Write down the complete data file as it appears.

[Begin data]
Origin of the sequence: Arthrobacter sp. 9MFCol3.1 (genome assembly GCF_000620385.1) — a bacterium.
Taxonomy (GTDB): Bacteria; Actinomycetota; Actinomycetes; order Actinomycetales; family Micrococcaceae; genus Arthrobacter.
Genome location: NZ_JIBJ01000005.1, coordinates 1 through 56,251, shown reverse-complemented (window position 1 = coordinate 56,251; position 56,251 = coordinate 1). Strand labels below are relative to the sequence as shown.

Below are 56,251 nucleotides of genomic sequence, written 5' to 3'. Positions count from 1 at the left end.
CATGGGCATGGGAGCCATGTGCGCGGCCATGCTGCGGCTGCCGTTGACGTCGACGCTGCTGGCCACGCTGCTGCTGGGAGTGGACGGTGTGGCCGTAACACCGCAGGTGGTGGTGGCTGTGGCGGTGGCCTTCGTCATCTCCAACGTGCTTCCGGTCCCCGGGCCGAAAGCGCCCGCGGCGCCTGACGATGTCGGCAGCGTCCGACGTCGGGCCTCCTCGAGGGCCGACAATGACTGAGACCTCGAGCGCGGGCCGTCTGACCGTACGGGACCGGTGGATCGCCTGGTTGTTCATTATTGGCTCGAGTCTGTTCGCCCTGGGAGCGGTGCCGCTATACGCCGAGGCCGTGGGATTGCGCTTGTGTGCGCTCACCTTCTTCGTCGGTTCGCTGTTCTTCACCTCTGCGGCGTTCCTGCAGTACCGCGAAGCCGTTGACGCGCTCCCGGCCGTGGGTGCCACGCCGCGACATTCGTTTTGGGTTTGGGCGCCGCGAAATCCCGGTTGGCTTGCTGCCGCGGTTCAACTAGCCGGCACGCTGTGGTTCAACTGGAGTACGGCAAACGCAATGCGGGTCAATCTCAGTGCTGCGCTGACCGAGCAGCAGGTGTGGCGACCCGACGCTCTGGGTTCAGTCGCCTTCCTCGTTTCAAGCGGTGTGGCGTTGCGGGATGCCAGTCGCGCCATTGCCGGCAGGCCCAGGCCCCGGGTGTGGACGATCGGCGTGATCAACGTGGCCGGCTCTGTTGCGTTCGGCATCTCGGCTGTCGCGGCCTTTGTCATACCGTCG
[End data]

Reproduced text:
Origin of the sequence: Arthrobacter sp. 9MFCol3.1 (genome assembly GCF_000620385.1) — a bacterium.
Taxonomy (GTDB): Bacteria; Actinomycetota; Actinomycetes; order Actinomycetales; family Micrococcaceae; genus Arthrobacter.
Genome location: NZ_JIBJ01000005.1, coordinates 1 through 56,251, shown reverse-complemented (window position 1 = coordinate 56,251; position 56,251 = coordinate 1). Strand labels below are relative to the sequence as shown.

Below are 56,251 nucleotides of genomic sequence, written 5' to 3'. Positions count from 1 at the left end.
CATGGGCATGGGAGCCATGTGCGCGGCCATGCTGCGGCTGCCGTTGACGTCGACGCTGCTGGCCACGCTGCTGCTGGGAGTGGACGGTGTGGCCGTAACACCGCAGGTGGTGGTGGCTGTGGCGGTGGCCTTCGTCATCTCCAACGTGCTTCCGGTCCCCGGGCCGAAAGCGCCCGCGGCGCCTGACGATGTCGGCAGCGTCCGACGTCGGGCCTCCTCGAGGGCCGACAATGACTGAGACCTCGAGCGCGGGCCGTCTGACCGTACGGGACCGGTGGATCGCCTGGTTGTTCATTATTGGCTCGAGTCTGTTCGCCCTGGGAGCGGTGCCGCTATACGCCGAGGCCGTGGGATTGCGCTTGTGTGCGCTCACCTTCTTCGTCGGTTCGCTGTTCTTCACCTCTGCGGCGTTCCTGCAGTACCGCGAAGCCGTTGACGCGCTCCCGGCCGTGGGTGCCACGCCGCGACATTCGTTTTGGGTTTGGGCGCCGCGAAATCCCGGTTGGCTTGCTGCCGCGGTTCAACTAGCCGGCACGCTGTGGTTCAACTGGAGTACGGCAAACGCAATGCGGGTCAATCTCAGTGCTGCGCTGACCGAGCAGCAGGTGTGGCGACCCGACGCTCTGGGTTCAGTCGCCTTCCTCGTTTCAAGCGGTGTGGCGTTGCGGGATGCCAGTCGCGCCATTGCCGGCAGGCCCAGGCCCCGGGTGTGGACGATCGGCGTGATCAACGTGGCCGGCTCTGTTGCGTTCGGCATCTCGGCTGTCGCGGCCTTTGTCATACCGTCG